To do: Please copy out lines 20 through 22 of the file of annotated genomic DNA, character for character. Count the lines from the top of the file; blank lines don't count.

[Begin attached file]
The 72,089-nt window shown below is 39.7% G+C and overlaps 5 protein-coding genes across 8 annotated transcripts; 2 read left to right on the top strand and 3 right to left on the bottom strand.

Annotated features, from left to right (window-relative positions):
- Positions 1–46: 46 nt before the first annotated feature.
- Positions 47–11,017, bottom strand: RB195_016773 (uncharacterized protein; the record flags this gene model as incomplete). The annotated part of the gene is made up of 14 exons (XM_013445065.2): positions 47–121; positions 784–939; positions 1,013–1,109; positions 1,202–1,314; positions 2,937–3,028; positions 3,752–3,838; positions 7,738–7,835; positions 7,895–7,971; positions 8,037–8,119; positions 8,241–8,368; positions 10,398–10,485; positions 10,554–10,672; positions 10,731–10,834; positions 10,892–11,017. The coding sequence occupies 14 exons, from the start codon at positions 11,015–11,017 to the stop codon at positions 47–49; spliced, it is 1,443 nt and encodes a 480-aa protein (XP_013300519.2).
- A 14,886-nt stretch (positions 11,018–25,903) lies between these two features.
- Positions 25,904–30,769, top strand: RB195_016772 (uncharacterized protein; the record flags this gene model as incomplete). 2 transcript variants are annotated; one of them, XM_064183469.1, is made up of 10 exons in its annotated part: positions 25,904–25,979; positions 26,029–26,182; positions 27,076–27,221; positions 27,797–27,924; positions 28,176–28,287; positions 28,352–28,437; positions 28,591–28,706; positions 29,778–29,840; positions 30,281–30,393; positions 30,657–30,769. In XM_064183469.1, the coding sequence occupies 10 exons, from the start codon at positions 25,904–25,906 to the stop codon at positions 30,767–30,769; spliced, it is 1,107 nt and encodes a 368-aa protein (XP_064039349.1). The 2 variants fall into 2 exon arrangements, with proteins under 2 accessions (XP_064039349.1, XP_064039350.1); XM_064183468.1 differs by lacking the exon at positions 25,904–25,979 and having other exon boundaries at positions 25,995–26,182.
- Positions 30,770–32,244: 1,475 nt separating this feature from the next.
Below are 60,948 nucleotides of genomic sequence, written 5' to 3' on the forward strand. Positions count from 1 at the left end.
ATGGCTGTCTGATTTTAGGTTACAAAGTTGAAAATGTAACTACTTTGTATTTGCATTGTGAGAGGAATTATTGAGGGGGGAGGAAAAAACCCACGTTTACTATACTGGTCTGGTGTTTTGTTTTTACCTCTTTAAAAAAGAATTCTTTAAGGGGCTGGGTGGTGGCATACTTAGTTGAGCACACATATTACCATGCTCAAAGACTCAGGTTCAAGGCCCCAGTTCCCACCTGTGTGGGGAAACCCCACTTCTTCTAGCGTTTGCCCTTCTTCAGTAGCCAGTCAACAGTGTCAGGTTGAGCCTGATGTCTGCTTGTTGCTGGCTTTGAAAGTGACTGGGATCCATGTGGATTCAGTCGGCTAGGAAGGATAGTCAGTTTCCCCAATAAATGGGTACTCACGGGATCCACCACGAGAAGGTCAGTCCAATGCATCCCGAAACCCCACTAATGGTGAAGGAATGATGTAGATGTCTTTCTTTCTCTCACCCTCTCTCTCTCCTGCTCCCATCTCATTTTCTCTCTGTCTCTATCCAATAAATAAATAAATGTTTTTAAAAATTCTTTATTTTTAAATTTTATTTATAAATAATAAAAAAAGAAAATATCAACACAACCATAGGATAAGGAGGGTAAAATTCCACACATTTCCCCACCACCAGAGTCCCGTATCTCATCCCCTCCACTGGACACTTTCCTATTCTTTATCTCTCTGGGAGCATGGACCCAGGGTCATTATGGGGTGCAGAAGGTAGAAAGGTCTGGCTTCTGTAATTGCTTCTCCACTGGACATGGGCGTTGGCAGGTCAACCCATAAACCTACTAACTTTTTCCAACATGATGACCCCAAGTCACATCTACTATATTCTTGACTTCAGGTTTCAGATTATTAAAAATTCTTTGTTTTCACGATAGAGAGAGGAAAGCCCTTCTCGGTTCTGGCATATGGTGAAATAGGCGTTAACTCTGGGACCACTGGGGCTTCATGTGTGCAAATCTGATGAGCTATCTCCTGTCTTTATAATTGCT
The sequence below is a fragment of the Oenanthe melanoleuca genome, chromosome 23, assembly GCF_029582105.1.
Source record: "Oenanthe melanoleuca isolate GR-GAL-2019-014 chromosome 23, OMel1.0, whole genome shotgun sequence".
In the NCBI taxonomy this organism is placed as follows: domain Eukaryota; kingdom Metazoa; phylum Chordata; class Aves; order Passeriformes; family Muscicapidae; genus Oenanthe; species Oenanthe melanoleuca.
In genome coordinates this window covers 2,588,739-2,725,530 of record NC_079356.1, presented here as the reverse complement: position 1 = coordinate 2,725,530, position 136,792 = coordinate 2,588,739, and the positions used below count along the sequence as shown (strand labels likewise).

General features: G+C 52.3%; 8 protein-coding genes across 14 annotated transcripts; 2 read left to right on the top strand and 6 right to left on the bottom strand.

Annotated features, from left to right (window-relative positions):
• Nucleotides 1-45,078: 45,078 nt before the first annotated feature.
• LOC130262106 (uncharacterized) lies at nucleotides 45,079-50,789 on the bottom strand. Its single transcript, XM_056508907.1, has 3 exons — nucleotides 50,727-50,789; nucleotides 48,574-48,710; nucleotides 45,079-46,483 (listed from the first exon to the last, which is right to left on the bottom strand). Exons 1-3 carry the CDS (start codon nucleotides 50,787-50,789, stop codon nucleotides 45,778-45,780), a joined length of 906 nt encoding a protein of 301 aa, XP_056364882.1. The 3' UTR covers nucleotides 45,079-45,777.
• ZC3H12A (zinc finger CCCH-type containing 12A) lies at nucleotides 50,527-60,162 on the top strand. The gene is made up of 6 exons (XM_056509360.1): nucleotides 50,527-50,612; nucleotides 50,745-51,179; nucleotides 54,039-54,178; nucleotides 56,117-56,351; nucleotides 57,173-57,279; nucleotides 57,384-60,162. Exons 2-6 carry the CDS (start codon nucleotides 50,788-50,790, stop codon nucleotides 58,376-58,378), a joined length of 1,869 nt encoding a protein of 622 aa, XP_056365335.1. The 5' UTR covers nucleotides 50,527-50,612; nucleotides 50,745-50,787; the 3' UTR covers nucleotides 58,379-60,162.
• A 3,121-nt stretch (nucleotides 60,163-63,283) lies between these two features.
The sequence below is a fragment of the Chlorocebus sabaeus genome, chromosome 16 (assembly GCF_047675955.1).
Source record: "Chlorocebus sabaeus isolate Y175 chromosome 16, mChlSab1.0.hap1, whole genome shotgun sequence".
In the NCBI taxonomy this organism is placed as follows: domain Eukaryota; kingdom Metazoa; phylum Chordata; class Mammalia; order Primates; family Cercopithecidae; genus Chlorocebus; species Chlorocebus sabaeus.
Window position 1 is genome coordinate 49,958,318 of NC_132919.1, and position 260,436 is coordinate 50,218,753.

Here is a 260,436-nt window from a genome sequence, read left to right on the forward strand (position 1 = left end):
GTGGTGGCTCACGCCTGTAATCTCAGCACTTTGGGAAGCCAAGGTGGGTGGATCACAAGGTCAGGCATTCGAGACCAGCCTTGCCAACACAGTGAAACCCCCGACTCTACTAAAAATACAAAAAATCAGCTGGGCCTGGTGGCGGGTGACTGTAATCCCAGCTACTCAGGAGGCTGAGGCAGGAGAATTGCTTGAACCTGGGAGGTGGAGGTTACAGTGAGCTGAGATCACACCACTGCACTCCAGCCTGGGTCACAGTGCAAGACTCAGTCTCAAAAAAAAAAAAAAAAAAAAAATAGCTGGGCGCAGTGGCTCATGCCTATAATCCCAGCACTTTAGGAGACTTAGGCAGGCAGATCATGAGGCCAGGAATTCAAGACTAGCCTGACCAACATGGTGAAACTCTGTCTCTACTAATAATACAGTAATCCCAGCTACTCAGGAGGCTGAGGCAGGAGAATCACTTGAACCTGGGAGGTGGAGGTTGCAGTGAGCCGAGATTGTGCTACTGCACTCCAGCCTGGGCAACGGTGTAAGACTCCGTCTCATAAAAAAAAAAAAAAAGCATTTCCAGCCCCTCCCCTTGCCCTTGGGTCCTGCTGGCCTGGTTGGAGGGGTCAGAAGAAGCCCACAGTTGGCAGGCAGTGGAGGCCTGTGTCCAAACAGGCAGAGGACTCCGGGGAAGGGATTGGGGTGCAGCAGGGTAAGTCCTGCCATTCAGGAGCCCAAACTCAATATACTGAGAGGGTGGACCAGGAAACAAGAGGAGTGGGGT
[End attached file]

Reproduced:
The sequence below is a fragment of the Chlorocebus sabaeus genome, chromosome 16 (assembly GCF_047675955.1).
Source record: "Chlorocebus sabaeus isolate Y175 chromosome 16, mChlSab1.0.hap1, whole genome shotgun sequence".
In the NCBI taxonomy this organism is placed as follows: domain Eukaryota; kingdom Metazoa; phylum Chordata; class Mammalia; order Primates; family Cercopithecidae; genus Chlorocebus; species Chlorocebus sabaeus.